How to Find Chicago Marriage Records

Pre-Fire Chicago Marriage Licenses

Because of Chicago Fire losses, only a few civil marriage records exist before 1871. Sources for these licenses include:

Cook County, Illinois Marriage License Records, 1870-1880 by Leona Hopper Newbill

Some Cook County Marriages Prior to Fire abstracted by Joan L. Alguire

Alternate Sources for Pre-Fire Marriages

Newspaper Notices

Cook County, Illinois, Marriage and Death Indexes, 1833-1889.
This index, also called "Sam Fink's Index," indexes marriage and death notices from Chicago newspapers including Chicago Tribune (indicated in the index with *), Chicago Evening Journal ($), Chicago Democrat (#), Chicago Times (%), Chicago Evening Post (?), Chicago Record-Herald ("), Chicago Daily News (@), Chicago Examiner (¢), and the Inter-Ocean (:). The marriages cover 1833-1871.

For more information about this index, please see the Sam Fink's Marriage-Death Index Available on Ancestry blog post.

The marriage entries from this index are included in the Illinois Statewide Marriage Index, 1763-1900 with "FINK" in the license number field.

Some of the matching records can be found in Ancestry's Historical Newspapers, Birth, Marriage, & Death Announcements, 1851-2003 which includes the Chicago Tribune, 1850-1985.

Church Marriage Records

Check Research Tutorial > Church Records for availability.

Check An Index at Home

Begin your search for Cook County Marriage licenses using the Illinois, Cook County Marriages, 1871-1920 index at FamilySearch.

Visit a Family History Center to Retrieve the Record

If you find a match, you will be able to download the corresponding license for free IF you visit a Family History Center or an affiliate library. (These images can't be viewed from home.)

Finding the images is easy. Using a Family History Center computer (or your laptop connected to Family History Center wireless), choose Search > Catalog > Film/Fiche Number and search for the film or folder number given in the index entry. Click through on the record set title, locate the film or folder number, and click on the camera icon. Once the page loads, type the image number from the index entry into the upper left-hand corner to navigate to the matching certificate.

These records are the same ones that used to be accessed on microfilm. You can read about them in detail by clicking on the "Cook County Marriage Licenses, 1871-1920" link in the right-hand column.

Note: The index entries provide a link for purchasing and viewing the corresponding licenses on the Cook County Clerk's website. This is an option, but it is more expensive than obtaining the same image from FamilySearch.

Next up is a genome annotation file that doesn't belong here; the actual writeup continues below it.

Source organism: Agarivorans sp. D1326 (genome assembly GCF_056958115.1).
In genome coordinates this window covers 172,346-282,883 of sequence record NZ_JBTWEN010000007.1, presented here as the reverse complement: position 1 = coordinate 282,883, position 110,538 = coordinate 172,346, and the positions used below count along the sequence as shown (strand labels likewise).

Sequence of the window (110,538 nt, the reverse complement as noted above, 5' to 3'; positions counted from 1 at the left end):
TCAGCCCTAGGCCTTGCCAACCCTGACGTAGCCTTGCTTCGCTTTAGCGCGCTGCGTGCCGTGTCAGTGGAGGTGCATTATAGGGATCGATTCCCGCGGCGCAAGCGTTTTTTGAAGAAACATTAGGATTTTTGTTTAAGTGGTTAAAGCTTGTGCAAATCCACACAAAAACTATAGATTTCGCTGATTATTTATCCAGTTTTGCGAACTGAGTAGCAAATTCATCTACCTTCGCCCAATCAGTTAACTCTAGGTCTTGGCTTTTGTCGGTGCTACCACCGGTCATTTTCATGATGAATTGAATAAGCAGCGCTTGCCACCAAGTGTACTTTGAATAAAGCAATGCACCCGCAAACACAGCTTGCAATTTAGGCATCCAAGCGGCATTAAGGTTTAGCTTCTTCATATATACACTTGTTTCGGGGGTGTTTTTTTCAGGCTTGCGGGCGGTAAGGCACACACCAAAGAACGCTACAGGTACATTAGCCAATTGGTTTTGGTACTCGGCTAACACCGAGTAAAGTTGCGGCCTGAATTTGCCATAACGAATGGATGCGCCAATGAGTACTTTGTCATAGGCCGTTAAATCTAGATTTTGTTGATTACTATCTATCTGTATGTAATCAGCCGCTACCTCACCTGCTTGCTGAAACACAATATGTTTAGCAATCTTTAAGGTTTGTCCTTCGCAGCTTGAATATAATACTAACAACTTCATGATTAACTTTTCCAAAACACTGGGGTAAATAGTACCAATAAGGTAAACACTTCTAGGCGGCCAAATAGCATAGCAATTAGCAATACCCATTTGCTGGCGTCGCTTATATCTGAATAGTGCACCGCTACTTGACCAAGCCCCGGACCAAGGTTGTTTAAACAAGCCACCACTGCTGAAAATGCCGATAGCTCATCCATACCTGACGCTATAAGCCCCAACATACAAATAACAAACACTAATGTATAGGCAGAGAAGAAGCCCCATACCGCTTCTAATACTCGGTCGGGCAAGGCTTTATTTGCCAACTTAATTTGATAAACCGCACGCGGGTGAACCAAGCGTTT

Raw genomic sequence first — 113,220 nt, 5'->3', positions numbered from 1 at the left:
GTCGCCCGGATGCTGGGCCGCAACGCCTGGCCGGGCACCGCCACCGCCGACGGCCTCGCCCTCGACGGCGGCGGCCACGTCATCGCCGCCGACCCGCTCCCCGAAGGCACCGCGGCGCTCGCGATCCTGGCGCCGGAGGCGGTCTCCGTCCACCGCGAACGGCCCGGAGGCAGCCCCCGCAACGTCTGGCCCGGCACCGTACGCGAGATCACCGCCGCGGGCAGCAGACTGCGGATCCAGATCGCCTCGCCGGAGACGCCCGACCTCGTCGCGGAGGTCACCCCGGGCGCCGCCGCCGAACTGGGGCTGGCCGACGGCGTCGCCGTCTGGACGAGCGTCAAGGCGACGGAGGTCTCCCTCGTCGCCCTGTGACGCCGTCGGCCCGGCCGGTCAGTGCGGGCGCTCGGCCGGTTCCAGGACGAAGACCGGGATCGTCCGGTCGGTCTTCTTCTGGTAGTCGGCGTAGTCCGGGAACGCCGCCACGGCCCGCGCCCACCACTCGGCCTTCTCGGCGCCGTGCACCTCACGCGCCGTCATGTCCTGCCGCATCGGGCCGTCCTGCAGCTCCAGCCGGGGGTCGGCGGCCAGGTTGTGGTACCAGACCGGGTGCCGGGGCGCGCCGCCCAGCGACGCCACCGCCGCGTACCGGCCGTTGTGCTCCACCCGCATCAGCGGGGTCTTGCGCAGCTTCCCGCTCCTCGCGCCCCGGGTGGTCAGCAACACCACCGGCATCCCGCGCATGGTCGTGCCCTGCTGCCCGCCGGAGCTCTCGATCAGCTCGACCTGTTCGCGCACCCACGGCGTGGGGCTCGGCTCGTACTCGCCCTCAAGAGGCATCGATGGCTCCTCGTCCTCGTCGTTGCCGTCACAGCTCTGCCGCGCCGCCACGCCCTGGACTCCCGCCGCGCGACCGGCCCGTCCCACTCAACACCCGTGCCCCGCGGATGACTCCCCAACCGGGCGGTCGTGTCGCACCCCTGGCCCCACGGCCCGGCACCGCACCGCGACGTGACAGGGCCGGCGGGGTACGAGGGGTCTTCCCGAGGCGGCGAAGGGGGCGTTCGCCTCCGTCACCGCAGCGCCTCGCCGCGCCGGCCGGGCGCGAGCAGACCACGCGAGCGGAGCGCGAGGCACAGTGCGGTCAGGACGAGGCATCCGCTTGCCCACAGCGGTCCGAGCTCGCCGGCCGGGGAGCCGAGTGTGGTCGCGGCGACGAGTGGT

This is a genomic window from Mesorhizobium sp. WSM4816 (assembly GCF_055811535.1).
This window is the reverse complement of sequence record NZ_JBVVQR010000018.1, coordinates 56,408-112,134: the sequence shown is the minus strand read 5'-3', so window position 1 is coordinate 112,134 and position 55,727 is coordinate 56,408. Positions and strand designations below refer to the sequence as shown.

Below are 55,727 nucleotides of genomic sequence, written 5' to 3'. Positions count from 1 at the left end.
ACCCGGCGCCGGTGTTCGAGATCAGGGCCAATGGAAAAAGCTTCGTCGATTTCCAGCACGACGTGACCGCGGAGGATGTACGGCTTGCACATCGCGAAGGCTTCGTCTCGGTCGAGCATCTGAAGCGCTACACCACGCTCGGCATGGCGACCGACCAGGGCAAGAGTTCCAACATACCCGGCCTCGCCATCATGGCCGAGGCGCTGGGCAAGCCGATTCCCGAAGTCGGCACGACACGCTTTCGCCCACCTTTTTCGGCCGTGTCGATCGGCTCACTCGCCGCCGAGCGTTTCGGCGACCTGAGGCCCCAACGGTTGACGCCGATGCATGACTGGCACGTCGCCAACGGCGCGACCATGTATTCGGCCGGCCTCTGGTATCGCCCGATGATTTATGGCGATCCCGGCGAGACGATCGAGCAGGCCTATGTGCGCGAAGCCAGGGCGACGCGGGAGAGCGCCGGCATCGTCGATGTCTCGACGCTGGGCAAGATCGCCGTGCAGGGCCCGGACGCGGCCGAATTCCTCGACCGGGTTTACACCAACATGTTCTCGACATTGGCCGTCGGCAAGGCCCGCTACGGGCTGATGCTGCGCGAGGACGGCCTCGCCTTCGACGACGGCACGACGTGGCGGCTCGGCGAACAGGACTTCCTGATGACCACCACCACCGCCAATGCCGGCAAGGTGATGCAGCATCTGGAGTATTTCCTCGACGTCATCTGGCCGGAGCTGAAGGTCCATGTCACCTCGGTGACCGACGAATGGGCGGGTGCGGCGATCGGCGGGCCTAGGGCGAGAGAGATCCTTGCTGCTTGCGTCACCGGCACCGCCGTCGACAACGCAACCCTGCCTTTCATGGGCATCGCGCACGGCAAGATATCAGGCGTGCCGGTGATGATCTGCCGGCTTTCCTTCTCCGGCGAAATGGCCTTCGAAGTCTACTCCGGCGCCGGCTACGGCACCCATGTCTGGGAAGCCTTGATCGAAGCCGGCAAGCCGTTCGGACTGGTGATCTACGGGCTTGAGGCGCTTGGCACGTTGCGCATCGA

No Match? Check Another Index

If you can't find a match in the FamilySearch index, try the Illinois Statewide Marriage Index which covers Cook marriages up through 1900. Or, try Ancestry's Cook County, Illinois, Marriages Index, 1871-1920. Also check Ancestry's Cook County, Illinois Marriage Indexes, 1912-1942, but know that it appears to primarily cover 1914-1923.

The Illinois index provides a license number that can be used to find the record online at FamilySearch from a Family History Center computer. Go to Illinois, Cook County marriages, 1871-1920. Use the marriage license number to choose the correct film. Click on the camera icon to navigate to the images. Use the license number to find the correct record.

The Ancestry index provides the film number, but no license number. Unless you can get the license number from the FamilySearch index, you will need to page through the images to find the record. Start with licenses issued on the marriage date and work backwards.

Note: The licenses are arranged in numerical order BUT within each hundred records, the County licenses may be separate from the City licenses. If, for example, you don't find 143253 in the "right" spot, scroll forward and/or back to find another sequence of 143200s.

Still No Luck?

Check for the marriage in Lake County, Indiana (subscription index at Ancestry.com) and in St. Joseph, Michigan ( 1832-1887 at Michigan GenWeb; 1889-1925 at RootsWeb)

Need Help Retrieving Licenses?

If you don't have convenient access to a Family History Center, IRAD at NEIU will send you the records, 1871-1915, for the cost of the photocopy. Or, if you want a digital image, Genlighten provider chicagogenealogy offers a quick retrieval service for $5 or less per record.

Another option is to see if a copy is available for immediate purchase and download at cookcountygenealogy.com or mail in a request to the Cook County Clerk's Office.



FamilySearch for 1921-1942

Ancestry's Cook County, Illinois Marriage Indexes, 1912-1942 seems to be a reliable index for the years 1914-1923. (See blog post for explanation.) If you need a license from 1921-1923, start there. (If you need a license through 1920, see that tab.)

If you find a match, note the names, the date, and the serial number. You will be able to download the corresponding license for free IF you visit a Family History Center or an affiliate library. (These images can't be viewed from home.)